Although Davis and the Ghost Ballers lost fairly convincingly, Ricky had a solid game with 15 points and 4 rebounds. He also played a 30 minutes in the game, which was 6 more than his nearest teammate. It was clear that Ricky needed more help out there.
4. Reggie Evans (Killer 3s)
Reggie was on the losing end of his match up with 3’s Company, but he still did his thing on the boards. With 9 defensive and 4 offensive rebounds, Evans maintains his league-leading 12.4 rebounds per game.
5. Chauncey Billups (Killer 3s)
Billups was along for Stephen Jackson ride, adding 10 to Jackson’s 25 points. The two could have used some more help, however, as they weren’t able to get the win. Billups’ shooting might have had something to do with them coming up short, given that he only shot 2 for 11 from the field (both made shots being three pointers).
6. Al Thornton (3’s Company)
Thornton had a solid game in 3’s Company’s win, contributing 15 points on an efficient 5 of 8 from the floor.
7. Kenyon Martin (Trilogy)
Martin put up another lackluster performance with only 4 points on 4 attempts. His team did, however, come back from a 25-14 half time deficit to win 45-50.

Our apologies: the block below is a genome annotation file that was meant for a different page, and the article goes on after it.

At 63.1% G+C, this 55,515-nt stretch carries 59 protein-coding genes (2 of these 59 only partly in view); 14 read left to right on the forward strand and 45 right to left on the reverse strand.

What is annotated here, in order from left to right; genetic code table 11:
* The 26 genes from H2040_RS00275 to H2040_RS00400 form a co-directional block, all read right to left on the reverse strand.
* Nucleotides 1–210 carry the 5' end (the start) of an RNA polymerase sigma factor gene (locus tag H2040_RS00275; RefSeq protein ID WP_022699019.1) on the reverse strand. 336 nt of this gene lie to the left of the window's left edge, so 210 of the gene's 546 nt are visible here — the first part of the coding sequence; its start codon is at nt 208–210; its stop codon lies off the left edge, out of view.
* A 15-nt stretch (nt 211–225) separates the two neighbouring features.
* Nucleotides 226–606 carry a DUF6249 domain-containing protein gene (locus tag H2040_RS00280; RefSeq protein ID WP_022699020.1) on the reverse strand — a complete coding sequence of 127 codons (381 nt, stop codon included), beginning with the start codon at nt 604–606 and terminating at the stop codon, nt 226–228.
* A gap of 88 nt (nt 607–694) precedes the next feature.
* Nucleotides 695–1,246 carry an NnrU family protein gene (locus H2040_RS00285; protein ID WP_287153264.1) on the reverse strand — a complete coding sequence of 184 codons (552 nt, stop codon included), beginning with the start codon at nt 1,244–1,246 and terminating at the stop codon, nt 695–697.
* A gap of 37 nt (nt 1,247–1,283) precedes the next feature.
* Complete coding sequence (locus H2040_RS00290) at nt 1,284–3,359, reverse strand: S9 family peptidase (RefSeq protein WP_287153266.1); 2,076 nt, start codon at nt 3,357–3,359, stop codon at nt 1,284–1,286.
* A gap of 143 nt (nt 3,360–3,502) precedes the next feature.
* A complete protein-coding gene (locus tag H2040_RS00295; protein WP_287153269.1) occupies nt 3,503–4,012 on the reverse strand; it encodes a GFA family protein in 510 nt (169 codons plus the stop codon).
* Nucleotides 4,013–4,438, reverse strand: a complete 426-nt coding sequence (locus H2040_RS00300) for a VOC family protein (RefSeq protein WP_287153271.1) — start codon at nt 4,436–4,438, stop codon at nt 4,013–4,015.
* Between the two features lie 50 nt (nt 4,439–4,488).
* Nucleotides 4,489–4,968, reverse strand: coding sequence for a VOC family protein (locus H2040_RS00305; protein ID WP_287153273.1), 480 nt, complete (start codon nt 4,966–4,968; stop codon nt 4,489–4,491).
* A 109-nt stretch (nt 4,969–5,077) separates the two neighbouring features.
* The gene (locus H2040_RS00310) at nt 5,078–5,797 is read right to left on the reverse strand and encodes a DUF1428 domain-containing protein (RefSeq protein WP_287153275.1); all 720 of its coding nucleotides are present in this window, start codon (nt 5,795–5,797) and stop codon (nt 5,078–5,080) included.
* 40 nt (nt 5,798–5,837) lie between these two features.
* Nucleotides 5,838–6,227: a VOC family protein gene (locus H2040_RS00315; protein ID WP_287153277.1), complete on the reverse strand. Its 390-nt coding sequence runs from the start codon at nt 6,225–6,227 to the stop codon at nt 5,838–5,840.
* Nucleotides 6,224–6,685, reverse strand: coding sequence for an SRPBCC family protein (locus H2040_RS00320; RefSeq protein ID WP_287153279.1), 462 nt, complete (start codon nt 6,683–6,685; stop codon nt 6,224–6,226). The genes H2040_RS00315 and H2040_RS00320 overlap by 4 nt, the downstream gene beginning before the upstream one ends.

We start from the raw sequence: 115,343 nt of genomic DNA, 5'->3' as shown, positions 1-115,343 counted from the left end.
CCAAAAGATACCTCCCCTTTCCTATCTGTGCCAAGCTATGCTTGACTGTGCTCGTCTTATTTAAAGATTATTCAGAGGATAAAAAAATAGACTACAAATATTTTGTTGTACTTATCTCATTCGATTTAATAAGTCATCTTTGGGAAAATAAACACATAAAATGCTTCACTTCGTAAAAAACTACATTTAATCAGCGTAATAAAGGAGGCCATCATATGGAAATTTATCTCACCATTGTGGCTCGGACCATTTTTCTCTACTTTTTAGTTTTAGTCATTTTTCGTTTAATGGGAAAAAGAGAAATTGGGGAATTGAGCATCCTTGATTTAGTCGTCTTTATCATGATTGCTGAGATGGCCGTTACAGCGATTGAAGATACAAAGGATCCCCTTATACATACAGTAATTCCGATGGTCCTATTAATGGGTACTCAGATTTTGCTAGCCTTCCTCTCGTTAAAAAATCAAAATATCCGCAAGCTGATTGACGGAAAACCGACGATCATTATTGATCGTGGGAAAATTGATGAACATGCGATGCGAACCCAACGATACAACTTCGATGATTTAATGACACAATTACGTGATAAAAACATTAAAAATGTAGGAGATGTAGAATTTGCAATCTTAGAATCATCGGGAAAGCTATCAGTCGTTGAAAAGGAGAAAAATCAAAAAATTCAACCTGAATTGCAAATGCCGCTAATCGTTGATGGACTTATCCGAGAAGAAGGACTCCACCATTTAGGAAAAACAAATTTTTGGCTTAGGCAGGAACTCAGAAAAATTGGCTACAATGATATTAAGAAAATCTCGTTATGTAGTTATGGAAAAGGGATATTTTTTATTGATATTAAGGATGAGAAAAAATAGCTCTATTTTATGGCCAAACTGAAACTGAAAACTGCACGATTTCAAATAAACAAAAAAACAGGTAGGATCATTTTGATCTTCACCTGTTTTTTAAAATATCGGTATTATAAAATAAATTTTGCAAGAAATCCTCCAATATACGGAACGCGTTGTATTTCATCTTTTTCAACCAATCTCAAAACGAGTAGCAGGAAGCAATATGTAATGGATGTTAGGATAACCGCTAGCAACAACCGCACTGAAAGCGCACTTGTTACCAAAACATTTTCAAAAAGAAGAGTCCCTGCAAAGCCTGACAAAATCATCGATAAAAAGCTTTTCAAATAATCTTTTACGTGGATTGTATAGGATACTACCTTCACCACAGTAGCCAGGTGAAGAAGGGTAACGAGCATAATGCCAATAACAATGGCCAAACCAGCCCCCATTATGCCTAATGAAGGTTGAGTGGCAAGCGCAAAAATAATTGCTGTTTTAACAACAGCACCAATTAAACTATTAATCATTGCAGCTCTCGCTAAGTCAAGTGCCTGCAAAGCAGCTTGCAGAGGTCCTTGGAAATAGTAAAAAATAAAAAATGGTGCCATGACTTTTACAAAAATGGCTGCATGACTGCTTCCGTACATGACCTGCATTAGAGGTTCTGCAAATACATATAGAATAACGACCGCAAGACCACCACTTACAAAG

8. Ruben Patterson (3’s Company)
Did not play in Week 7
9. Rasual Butler (Ball Hogs)
Did not play in Week 7
10. Brian Cook (Killer 3s)
Did not play in Week 7
11. Corey Maggette (Power)
Did not play in Week 7, out for the remainder of the season due to injury.
BIG3 basketball took to Lexington, Kentucky for week 7, where teams continued the fight for positioning in league’s inaugural playoffs.
The BIG3’s seventh week saw some incredible match-ups, as teams continued to battle for playoff spots. Here’s a recap of the Week 7 games, with special focus on former Los Angeles Clippers in the league.August 8, 2017 Game 1: 3 Headed Monsters 50, Ball Hogs 34
Rick Barry’s Ball Hogs continued to perform unimpressively, losing spectacularly to 3 Headed Monsters 34-50.
Rashard Lewis finished with a game-high 17 points and 11 rebounds for 3 Headed Monsters, while Mahmoud Abdul-Rauf chipped in 14 points and 5 rebounds. Derrick Byars was the only player in double figures for the 1-6 Ball Hogs, scoring 11. With this victory, 3 Headed Monsters clinched the second seed in the playoffs.Game 2: 3’s Company 51, Killer 3s 48